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El Salvador - Society the Lower Sector
The lower sector
The vast majority of Salvadorans were members of the lower sector of the population, which was composed of full- or parttime laborers, peasant smallholders, and the unemployed. Although there was considerable diversity within this large social sector, most of its members shared the common denominators of dependence on the cash economy and insufficient earning power for even a minimally adequate standard of living. The variation within this population reflected degrees of landlessness, types of employment, residence locations, and relationship with economic and military power holders.
In 1981 approximately 58 percent of Salvadorans lived in rural areas, some as full-time estate workers (colonos), others owning or more likely renting (arrendatarios) small plots of marginal land, and many, both those with small plots of land and the vast number who were landless, as seasonal wage laborers or unemployed. During the 1980s, the number of workers depending on agriculture for jobs increased, as a result of both population growth in the rural areas and the civil conflict, which eliminated more nonagricultural than agricultural jobs.
The extent of access to marginal subsistence plots varied according to the degree of plantation development in the various regions of El Salvador. The hilly northern departments of Chalatenango, Cabanas, and Morazan, adjacent to the Honduran border, contained relatively few large estates. Consequently, subsistence farms continued to exist there. But such farms, being small and with marginal soil quality, generally did not provide full self-sufficiency or year-round employment. Nor was much cash available from the sale of produce, for the government, concerned with providing affordable food for city dwellers, kept food prices low. Consequently, members of these peasant families migrated seasonally to cash crop (coffee) estates at harvest time, when they obtained temporary jobs at very low wages, or moved to San Salvador.
Peasants living in areas where coffee, cotton, and sugarcane were grown extensively were less likely to have access to subsistence plots, although valiant attempts were made to cultivate the rocky, marginal land on the steep hillsides of the volcanic ranges of central El Salvador, where coffee estates absorbed all good land in the central valleys and on the cultivable slopes. The development of cotton estates on the lowlying coastal plain and of sugarcane, grown between the coastal cotton and hilly coffee regions, also dislocated many peasants. In addition, large-scale mechanization in the 1970s eliminated the need for sizable labor forces on these estates. For example, one 6,000-hectare cotton estate employed a total regular work force of only thirty-five people. The development of grazing lands for export cattle on the coastal plain and in some interior valleys again reduced available subsistence land while requiring very few laborers. In the 1970s, more of El Salvador's land resources were used for cattle grazing than for production of food crops.
In addition, as social unrest grew among rural laborers, large estate owners preferred wherever possible to increase the use of seasonal rather than permanent workers. In the cottongrowing areas, for example, the number of colonos decreased by 60 to 95 percent during the 1960s. Overall, the number of landholdings with colono arrangements dropped from a high of 55,000 in 1961 to 17,000 in 1971. Permanent agricultural workers were thought to be more susceptible than temporary workers to political organization and therefore were believed to constitute more of a potential threat to elite land rights. This attitude further increased the number of underemployed and unemployed landless laborers in the countryside. A few statistics illustrate the situation in general. In 1961, about 12 percent of the rural population was landless; by 1971 the figure had reached 29 percent; in 1975 the number of landless was estimated at 41 percent. Similarly, from 1950 to 1970 rural unemployment stood at 45 to 50 percent. By 1975 only 37 percent of rural workers worked full time, 14 percent worked an average of nine months, 19 percent worked an average of six months, and a full 30 percent worked for only two to three months annually. By 1980 an estimated 65 percent of the rural population was landless and dependent on wage employment.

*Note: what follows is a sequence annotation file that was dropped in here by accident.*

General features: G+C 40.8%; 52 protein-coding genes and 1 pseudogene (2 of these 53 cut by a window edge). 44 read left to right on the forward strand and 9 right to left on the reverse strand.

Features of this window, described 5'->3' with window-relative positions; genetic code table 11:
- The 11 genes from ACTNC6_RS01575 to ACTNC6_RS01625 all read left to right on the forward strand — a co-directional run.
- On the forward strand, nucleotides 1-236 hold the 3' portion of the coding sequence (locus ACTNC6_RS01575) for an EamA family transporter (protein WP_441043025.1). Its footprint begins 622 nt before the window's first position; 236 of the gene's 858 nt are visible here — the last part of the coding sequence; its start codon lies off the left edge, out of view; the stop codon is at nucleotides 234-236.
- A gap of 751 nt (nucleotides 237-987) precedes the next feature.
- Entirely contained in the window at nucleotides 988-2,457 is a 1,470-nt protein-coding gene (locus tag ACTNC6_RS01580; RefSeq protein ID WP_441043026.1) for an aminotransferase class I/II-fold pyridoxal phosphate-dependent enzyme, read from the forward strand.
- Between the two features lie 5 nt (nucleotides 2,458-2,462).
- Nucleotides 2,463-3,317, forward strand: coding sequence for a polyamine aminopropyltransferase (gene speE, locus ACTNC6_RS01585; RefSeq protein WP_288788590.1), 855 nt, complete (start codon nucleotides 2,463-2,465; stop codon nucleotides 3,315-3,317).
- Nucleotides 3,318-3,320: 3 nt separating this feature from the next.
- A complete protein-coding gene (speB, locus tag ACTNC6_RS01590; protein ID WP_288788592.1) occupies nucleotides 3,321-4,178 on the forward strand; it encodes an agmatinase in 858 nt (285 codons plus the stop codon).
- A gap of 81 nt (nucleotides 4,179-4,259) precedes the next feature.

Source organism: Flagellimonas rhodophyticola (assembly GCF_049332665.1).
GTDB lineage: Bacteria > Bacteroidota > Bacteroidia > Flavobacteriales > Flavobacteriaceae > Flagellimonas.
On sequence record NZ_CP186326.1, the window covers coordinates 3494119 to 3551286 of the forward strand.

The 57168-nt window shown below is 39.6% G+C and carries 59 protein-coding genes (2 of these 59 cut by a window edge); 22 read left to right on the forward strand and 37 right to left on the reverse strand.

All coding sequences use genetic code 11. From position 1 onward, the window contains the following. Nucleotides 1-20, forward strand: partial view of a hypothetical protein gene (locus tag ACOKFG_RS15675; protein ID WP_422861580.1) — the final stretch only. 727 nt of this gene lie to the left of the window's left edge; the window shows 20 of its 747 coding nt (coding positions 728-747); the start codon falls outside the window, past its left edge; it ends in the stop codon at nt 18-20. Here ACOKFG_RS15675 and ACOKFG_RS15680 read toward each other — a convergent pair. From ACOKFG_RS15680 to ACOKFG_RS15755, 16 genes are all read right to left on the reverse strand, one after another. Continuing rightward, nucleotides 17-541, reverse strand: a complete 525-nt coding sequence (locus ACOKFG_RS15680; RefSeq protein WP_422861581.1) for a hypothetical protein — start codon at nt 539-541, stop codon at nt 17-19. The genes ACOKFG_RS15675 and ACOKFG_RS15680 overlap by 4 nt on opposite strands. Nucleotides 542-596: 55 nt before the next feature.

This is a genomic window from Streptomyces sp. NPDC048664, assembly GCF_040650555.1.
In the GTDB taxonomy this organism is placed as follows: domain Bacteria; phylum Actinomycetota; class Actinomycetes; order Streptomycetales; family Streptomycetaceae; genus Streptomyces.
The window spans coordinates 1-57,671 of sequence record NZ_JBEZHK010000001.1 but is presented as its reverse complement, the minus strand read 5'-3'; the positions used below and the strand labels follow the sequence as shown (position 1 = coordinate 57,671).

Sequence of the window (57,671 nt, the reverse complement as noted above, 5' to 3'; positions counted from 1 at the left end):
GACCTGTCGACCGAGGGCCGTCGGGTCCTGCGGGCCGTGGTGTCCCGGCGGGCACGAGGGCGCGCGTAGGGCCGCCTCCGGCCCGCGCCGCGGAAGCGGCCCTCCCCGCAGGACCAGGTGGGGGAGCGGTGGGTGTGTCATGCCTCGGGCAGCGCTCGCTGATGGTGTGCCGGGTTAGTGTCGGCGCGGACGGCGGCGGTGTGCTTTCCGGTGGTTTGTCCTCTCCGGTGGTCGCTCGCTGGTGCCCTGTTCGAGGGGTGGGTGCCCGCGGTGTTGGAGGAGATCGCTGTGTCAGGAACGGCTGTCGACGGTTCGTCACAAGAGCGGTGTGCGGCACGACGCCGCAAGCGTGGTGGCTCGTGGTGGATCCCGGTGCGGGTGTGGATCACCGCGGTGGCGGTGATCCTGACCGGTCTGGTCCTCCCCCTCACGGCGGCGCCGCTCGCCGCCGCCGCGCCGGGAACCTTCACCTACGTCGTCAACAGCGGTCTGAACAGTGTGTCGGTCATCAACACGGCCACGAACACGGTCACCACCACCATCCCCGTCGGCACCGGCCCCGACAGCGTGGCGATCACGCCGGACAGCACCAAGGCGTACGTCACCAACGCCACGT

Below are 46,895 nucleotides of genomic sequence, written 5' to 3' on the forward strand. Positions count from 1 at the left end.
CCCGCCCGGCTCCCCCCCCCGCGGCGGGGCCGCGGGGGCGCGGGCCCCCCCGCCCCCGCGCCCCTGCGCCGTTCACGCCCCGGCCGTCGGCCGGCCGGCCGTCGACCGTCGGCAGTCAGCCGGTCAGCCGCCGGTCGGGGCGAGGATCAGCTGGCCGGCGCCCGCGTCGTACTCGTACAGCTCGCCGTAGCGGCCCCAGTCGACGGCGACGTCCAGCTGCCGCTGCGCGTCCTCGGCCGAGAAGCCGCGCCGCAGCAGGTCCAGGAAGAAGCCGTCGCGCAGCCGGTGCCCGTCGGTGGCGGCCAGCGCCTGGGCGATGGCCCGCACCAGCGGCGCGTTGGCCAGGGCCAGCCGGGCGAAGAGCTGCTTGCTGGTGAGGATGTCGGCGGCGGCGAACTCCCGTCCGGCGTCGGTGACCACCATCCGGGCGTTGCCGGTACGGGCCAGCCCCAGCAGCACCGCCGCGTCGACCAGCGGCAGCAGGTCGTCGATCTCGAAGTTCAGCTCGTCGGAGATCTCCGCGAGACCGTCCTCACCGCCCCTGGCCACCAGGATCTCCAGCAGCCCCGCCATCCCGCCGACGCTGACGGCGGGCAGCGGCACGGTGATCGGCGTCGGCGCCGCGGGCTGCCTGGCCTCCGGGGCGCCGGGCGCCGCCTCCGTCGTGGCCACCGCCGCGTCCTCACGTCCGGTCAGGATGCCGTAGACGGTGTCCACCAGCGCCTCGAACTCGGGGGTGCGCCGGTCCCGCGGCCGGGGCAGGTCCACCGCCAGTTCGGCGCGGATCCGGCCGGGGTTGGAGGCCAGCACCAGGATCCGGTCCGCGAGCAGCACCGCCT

The small percentage of the labor force employed in industry was somewhat better off than agricultural workers, but only about 12.8 percent of the labor force was employed in industry in 1961, and by 1971 that number had dropped to 9.8 percent. Their low numbers in part reflected the use of capitalintensive technology, which made it unnecessary to hire a large work force. Jobs also were few because industry in general, and manufacturing in particular, remained limited as a result of capital flight caused by political instability, the unsettled economy, and damaging guerrilla attacks.
Enlisted military personnel, another component of the lower sector, were young peasant conscripts or volunteers who had joined the armed forces to enjoy three meals a day and a warm place to sleep; some of the conscripts had been impressed into service in response to manpower shortages. After discharge from active duty, some ex-servicemen signed on for further service and benefits as military reservists in the GN or in civil defense groups.
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